Sanofi Pasteur says flu vaccine shipments to be delayed 1 month

Jeffrey Duchin
Jeffrey S. Duchin

Sanofi Pasteur, the largest provider of influenza vaccines in the United States, said shipments of its vaccines for the 2019-2020 season will be delayed by around 1 month because of a lag in production.

The manufacturer expects to begin shipping products in mid-August, with approximately 70 million doses to be delivered by the end of November.

Production was delayed by WHO’s decision in February to postpone recommending an H3N2 component for Northern Hemisphere vaccines by 1 month so it could collect more data and select the most appropriate virus.

“Manufacturing could not begin until the selection was made by WHO and confirmed by the FDA,” Sanofi Pasteur said in a statement. “As the single largest provider of flu vaccine to the United States, we support this decision and are committed to delivering millions of flu vaccine doses for the upcoming season.”

It is unclear what effect the delay will have on the availability of vaccines for clinicians and patients, said Jeffrey S. Duchin, MD, health officer and chief of the communicable disease epidemiology and immunization section for the Seattle and King County, Washington, public health department.

“Delayed availability of flu vaccine could potentially lead to missed opportunities for vaccination, but the overall impact of that is hard to predict and will depend on the balance of supply and demand in each community,” Duchin told Infectious Disease News.

“For adults, CDC recommends vaccination should be offered by the end of October. And most flu seasons don’t peak until February, although they can start as early as October,” he noted. “Delayed availability is probably a more significant concern for children 6 months through 8 years of age who require two doses and should receive their first dose as soon as possible after [the] vaccine becomes available, to allow the second dose — which must be administered [at least] 4 weeks later — to be received by the end of October.”

Other manufacturers have already begun shipping their influenza vaccines. A spokesperson for Seqirus confirmed that the company began shipping vaccines on July 12 and expects to deliver 50 million doses by the end of October. GlaxoSmithKline announced on July 15 that its vaccines, which will total more than 40 million doses, were ready to be shipped once cleared by the FDA.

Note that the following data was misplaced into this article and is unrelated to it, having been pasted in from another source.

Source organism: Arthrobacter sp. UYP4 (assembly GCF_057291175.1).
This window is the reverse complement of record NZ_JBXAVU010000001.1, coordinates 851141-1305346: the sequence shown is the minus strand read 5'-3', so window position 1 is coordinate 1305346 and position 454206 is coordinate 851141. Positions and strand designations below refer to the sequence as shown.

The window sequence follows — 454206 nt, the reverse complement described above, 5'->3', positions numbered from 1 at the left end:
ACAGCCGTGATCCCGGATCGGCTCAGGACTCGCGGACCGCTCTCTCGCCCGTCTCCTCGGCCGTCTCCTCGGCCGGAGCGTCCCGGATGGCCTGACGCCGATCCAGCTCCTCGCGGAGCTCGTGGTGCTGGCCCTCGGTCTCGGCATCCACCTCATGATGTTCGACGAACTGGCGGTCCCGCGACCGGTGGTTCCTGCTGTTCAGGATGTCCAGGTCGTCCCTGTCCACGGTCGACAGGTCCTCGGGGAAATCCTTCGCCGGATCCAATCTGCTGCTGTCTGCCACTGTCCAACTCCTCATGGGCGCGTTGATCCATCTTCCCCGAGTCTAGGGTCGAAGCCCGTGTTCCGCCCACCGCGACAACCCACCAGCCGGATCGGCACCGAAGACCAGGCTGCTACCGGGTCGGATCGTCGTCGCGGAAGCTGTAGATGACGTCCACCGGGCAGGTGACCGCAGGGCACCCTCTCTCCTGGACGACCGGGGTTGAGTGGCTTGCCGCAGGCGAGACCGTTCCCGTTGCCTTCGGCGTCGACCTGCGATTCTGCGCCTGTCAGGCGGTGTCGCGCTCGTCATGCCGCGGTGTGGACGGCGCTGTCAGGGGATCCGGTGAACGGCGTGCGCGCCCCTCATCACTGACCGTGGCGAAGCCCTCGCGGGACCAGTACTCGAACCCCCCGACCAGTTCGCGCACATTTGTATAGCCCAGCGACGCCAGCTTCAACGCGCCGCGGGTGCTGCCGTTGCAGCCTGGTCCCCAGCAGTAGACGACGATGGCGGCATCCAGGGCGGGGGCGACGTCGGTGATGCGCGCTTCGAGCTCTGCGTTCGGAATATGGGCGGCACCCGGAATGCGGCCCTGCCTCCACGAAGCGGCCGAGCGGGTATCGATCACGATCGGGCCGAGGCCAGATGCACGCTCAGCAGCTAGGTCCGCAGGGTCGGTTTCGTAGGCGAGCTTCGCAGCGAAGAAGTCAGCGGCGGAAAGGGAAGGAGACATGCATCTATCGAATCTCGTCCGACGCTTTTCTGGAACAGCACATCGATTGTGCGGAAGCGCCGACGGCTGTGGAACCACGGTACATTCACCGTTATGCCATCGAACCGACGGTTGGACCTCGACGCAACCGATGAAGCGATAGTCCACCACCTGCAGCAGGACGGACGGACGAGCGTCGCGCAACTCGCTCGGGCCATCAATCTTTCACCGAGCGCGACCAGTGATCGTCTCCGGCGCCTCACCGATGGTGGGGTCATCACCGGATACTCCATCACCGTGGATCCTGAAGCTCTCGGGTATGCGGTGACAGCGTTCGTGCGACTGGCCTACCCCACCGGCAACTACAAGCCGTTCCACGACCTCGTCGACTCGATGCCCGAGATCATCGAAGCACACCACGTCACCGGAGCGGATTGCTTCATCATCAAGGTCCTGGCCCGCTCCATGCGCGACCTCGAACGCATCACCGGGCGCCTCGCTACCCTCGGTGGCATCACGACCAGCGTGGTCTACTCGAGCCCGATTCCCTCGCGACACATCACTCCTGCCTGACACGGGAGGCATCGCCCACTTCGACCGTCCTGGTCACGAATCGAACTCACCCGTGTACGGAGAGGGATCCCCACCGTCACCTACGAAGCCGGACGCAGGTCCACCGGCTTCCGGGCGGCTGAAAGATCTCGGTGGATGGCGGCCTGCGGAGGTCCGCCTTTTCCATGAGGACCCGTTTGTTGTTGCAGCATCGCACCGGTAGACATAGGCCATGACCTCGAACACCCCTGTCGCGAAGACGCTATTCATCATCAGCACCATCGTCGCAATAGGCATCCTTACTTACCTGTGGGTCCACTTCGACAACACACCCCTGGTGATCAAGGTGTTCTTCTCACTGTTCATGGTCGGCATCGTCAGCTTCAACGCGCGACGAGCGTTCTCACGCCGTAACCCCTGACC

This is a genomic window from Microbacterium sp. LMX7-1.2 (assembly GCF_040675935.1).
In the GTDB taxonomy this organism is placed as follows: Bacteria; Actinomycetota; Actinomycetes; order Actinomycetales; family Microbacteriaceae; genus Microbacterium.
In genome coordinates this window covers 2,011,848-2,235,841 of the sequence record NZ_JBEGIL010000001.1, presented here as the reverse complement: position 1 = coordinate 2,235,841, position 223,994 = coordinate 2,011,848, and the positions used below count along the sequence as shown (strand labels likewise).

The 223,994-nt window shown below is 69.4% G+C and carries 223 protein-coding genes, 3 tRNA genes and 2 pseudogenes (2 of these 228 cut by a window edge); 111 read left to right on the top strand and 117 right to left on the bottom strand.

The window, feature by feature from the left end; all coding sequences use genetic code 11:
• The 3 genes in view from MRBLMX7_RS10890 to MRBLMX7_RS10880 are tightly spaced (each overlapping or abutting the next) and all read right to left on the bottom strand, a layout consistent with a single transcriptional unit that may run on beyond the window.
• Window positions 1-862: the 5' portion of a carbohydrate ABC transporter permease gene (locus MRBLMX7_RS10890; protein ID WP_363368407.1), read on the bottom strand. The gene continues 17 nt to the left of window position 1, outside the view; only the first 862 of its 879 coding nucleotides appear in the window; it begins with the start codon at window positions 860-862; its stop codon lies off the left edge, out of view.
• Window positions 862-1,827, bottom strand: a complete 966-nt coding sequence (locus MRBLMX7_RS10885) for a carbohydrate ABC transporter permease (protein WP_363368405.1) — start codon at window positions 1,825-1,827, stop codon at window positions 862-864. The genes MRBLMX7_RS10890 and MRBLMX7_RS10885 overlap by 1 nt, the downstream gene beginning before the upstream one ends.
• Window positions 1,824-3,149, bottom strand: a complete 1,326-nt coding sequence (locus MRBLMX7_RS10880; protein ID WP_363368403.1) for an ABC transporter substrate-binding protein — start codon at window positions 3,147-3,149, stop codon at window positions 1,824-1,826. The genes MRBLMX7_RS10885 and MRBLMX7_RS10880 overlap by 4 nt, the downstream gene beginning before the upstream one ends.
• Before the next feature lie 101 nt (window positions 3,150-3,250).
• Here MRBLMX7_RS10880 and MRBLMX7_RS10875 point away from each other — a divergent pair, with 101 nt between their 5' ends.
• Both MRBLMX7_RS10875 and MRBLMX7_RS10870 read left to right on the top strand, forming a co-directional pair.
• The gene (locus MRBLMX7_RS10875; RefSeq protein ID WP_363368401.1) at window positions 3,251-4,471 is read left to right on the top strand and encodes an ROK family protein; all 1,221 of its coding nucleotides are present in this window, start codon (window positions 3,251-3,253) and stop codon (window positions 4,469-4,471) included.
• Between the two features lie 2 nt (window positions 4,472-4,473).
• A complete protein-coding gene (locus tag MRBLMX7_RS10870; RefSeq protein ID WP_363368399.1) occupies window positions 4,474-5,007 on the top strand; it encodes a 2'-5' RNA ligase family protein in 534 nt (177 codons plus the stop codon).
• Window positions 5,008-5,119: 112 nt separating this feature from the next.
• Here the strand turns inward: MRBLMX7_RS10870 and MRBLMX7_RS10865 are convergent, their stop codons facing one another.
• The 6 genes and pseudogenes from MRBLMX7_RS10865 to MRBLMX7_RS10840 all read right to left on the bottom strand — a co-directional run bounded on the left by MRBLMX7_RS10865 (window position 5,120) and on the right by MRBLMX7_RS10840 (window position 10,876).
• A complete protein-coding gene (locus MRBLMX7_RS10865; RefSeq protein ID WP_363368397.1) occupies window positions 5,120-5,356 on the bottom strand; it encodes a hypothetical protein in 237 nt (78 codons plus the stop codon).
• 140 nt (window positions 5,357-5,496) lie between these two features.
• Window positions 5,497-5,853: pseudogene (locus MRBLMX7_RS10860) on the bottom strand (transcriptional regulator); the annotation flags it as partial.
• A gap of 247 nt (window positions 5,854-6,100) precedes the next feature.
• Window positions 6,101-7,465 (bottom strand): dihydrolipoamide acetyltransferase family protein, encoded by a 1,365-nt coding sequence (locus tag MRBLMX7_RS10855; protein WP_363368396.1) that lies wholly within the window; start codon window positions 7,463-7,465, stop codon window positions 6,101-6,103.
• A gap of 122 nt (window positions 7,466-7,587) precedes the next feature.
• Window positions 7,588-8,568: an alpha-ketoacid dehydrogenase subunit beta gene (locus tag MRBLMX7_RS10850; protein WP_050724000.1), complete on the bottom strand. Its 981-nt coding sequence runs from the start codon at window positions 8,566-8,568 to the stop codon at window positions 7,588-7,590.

Preliminary estimates published by the CDC showed that influenza was associated with as many as 61,200 deaths in the U.S. last season — the longest influenza season in 10 years. That followed a severe 2017-2018 season in which an estimated 900,000 people were hospitalized and 80,000 died from influenza. – by Gerard Gallagher

Jeffrey Duchin
Jeffrey S. Duchin

Sanofi Pasteur, the largest provider of influenza vaccines in the United States, said shipments of its vaccines for the 2019-2020 season will be delayed by around 1 month because of a lag in production.

The manufacturer expects to begin shipping products in mid-August, with approximately 70 million doses to be delivered by the end of November.

Production was delayed by WHO’s decision in February to postpone recommending an H3N2 component for Northern Hemisphere vaccines by 1 month so it could collect more data and select the most appropriate virus.

“Manufacturing could not begin until the selection was made by WHO and confirmed by the FDA,” Sanofi Pasteur said in a statement. “As the single largest provider of flu vaccine to the United States, we support this decision and are committed to delivering millions of flu vaccine doses for the upcoming season.”

It is unclear what effect the delay will have on the availability of vaccines for clinicians and patients, said Jeffrey S. Duchin, MD, health officer and chief of the communicable disease epidemiology and immunization section for the Seattle and King County, Washington, public health department.

“Delayed availability of flu vaccine could potentially lead to missed opportunities for vaccination, but the overall impact of that is hard to predict and will depend on the balance of supply and demand in each community,” Duchin told Infectious Disease News.

“For adults, CDC recommends vaccination should be offered by the end of October. And most flu seasons don’t peak until February, although they can start as early as October,” he noted. “Delayed availability is probably a more significant concern for children 6 months through 8 years of age who require two doses and should receive their first dose as soon as possible after [the] vaccine becomes available, to allow the second dose — which must be administered [at least] 4 weeks later — to be received by the end of October.”

Other manufacturers have already begun shipping their influenza vaccines. A spokesperson for Seqirus confirmed that the company began shipping vaccines on July 12 and expects to deliver 50 million doses by the end of October. GlaxoSmithKline announced on July 15 that its vaccines, which will total more than 40 million doses, were ready to be shipped once cleared by the FDA.

Preliminary estimates published by the CDC showed that influenza was associated with as many as 61,200 deaths in the U.S. last season — the longest influenza season in 10 years. That followed a severe 2017-2018 season in which an estimated 900,000 people were hospitalized and 80,000 died from influenza. – by Gerard Gallagher